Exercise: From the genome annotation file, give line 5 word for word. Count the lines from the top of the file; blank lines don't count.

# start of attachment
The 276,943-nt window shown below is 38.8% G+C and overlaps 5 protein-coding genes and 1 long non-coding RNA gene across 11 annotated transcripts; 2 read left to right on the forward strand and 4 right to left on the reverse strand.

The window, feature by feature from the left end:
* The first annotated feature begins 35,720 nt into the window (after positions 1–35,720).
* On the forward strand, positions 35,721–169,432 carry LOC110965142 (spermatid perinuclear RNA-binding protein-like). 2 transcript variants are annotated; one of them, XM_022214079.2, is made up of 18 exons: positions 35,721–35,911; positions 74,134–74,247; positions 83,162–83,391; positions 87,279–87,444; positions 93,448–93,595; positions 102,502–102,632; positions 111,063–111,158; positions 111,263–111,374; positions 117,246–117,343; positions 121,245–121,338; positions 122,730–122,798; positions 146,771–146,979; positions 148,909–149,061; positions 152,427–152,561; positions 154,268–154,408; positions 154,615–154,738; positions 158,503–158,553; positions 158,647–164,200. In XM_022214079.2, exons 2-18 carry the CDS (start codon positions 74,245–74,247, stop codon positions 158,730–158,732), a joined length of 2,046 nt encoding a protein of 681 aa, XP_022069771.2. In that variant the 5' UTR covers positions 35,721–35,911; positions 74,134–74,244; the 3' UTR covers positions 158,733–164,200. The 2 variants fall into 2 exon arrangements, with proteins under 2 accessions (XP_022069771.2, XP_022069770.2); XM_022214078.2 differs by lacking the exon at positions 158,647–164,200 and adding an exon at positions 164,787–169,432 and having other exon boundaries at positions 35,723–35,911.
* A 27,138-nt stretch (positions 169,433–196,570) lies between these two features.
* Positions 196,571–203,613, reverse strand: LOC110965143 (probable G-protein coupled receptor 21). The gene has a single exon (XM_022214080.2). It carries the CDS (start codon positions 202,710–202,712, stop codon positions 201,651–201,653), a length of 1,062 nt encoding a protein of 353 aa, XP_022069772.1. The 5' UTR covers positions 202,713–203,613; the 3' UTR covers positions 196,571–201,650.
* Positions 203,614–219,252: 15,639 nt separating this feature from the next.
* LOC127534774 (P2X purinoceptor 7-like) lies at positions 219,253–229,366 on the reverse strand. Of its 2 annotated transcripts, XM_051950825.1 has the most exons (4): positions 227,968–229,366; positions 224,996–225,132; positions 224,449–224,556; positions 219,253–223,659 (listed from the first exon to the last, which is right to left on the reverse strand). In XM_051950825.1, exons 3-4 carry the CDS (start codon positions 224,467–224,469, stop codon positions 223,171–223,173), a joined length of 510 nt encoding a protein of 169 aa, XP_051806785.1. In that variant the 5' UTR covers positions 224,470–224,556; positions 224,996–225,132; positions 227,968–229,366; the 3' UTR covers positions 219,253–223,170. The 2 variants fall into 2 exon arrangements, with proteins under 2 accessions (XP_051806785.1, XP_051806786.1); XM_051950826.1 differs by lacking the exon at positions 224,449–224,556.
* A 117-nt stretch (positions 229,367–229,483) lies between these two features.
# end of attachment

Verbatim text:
* A 27,138-nt stretch (positions 169,433–196,570) lies between these two features.